piranha: red origami crane (hikago)
ok, so i've made one entry about this already, but i wrote that after i had watched only a part of the entire series.

now that i've watched the whole thing (many thanks to [livejournal.com profile] bookshop), pretty much non-stop (except for death note in between, which i can't recommend -- oh, i recommend DN, but please, not to be watching it interspersed with HnG), where was i, oh, now that i've watched the whole thing i am utterly in love with it. completely flibber-de-gibber over the moon twitterpated goo-goo-eyed in love.

i got addicted in no time and now i am sad that it's over, except i can watch it again! no anime has ever made me cry, and i certainly didn't expect to do so over an anime about a damn board game. but of course i didn't cry over the board game, and the show isn't just about the game, it's about those kids with all their passion, and about love in such unexpected and odd ways, it takes a while to even recognize. (and no, i am not talking about the slashy subtext. go away. :) though really, i don't know that "subtext" is the right word. hikaru/akira are so totally _the_ canon OTP, forever best might-as-well-be-married bickering friends with emo boy love everywhere, except no sex, and that's ok by me.)

come back, sai. i'll reserve a spot for you at any go tournament i can arrange.
piranha: red origami crane (Default)
since i am caught up with BSG, and rewatching it doesn't fill all my waking hours, i've tried to find some entertainment that plays in a completely different realm, so as not to lose my attention automatically. other drama can't hold it right now, i've watched a couple of movies and i just could not get interested.

so, i'm watching hikaru no go, which is an endearing anime about a 6th grader, hikaru, who finds an old go board among his grandfather's things. when he inspects it, he discovers an old blood stain -- but his friend akari can't see the stain. trapped inside the board is the spirit of sai, a go expert at the heian court 1000 years ago, who committed suicide because he was falsely accused of cheating. and because hikaru can see the stain, sai can attach himself to him.

as far as anime goes, that's not particularly far-fetched. and it is in fact the only fantastical element. everything from then on out is perfectly normal. hikaru is a somewhat immature and not particularly serious boy with a bit of a punk attitude. sai is utterly passionate about go, and hikaru gets him to help with social studies and history homework in exchange for going to places where go is played and letting sai play through him.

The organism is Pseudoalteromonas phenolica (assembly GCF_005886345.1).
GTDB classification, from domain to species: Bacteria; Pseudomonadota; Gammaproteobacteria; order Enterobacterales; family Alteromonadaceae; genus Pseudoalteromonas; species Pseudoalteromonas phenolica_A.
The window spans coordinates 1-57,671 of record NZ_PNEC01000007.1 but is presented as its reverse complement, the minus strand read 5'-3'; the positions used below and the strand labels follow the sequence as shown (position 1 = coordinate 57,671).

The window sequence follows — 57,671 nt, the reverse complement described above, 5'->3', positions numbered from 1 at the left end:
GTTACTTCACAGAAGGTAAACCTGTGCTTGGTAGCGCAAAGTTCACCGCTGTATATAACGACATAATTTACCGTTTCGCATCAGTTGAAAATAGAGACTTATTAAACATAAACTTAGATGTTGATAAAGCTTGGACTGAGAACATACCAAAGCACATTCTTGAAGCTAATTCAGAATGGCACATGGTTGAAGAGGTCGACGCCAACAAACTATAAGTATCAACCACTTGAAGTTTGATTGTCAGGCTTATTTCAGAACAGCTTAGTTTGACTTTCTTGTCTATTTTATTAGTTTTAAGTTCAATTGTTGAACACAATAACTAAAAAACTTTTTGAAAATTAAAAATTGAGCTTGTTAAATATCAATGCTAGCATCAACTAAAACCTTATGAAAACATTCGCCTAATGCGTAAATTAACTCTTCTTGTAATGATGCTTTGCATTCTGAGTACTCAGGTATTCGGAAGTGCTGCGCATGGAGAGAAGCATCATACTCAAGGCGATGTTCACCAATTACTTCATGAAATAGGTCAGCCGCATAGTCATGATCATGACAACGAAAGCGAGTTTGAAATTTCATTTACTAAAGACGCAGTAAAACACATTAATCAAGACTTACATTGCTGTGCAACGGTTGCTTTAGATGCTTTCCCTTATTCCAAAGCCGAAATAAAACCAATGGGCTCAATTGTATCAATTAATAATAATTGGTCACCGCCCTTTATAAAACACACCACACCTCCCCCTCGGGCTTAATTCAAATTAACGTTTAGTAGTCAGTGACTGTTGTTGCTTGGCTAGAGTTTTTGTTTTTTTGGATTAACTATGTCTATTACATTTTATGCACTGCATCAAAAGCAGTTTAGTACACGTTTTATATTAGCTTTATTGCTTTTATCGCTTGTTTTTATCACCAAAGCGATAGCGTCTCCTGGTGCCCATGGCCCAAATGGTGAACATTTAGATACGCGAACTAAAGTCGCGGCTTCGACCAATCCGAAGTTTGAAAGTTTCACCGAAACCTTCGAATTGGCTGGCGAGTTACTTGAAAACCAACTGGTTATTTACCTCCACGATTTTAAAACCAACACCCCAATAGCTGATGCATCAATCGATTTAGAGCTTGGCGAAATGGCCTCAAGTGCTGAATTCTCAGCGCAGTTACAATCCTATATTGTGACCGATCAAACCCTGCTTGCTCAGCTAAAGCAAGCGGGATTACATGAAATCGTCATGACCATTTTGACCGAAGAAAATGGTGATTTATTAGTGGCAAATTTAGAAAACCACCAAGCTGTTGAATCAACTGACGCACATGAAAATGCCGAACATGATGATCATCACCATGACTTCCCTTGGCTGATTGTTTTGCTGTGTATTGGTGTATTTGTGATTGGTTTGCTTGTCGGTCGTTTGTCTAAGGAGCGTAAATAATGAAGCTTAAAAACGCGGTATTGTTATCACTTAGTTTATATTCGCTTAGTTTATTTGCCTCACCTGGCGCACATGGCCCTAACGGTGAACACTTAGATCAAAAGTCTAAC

the central conflict of this season is provided by another 6th grader, touya, whose father is the best go player in japan, and who has been trained from a small child to play go himself -- he is very good, just about ready to play at the pro level. hikaru comes across him in a go salon, sai plays and wins against him, and that leaves touya obsessed with beating hikaru, since it is unthinkable how he could have lost against an opponent who doesn't even know how to hold the stones properly, and who is completely non-serious about the game.

because touya and sai are so passionate about the game, hikaru gets drawn into it, and wants to learn to play himself, and eventually get as good as touya (i expect that in the end sai will probably be the ultimate rival though). and so we follow his growth and adventures. and learn to play go, if we're do inclined (i am). it's basically a quiet coming of age story, with a lot of go play and history.

that doesn't sound too thrilling, but amazingly enough, it actually is. takeshi obata does a great job making long bouts of go play look interesting. the characters are well developed (for a kid anime), i can even tell them easily apart. and they grow up; it's now a year later than at the start of the series, and i can see a difference in the way they behave -- and in the way they are drawn. the art is detailed and eyecatching; many of the backgrounds are quite beautiful. the animation moves very slowly, which is alright by me. the writing is tight; the dialogue fairly realistic and only occasionally klunky; long periods of time pass in silence only "interrupted" by thought -- i like it a lot (yumi hotta is the writer). the voice talent is ok, once again i can easily tell the characters apart.

negatives: mostly just the gender stuff. i basically roll my eyes at gender in anime in general, and i guess i can consider myself lucky that there is so far no romance here (and i fervently hope it stays that way). female characters don't matter much; akari, hikaru's neighbour, seems to moon somewhat after hikaru who is completely oblivious, touya has a girl chauffeur him around -- basically all the female characters do here is make food for our go heroes and run after them adoringly. *sigh*. and if this anime is realistic about the state of go play in japan, then i'd like to voice a loud "you fuckwits" in the general direction of japanese go associations: gender segregation in a game where it's all about one's mind? can we please move beyond that sort of crap? please? (i am even more annoyed about the way gender is handled in this world now than i was before watching BSG.)

the music is so-so; i don't care for the title song, but then i find jpop insipid in general. during go play the music sometimes overdramatizes, but most of the time it's inoffensive.

overall this is good fun. considering how much highly-recommended anime bores me stiff this is a nice find.


piranha: red origami crane (Default)
renaissance poisson

July 2015

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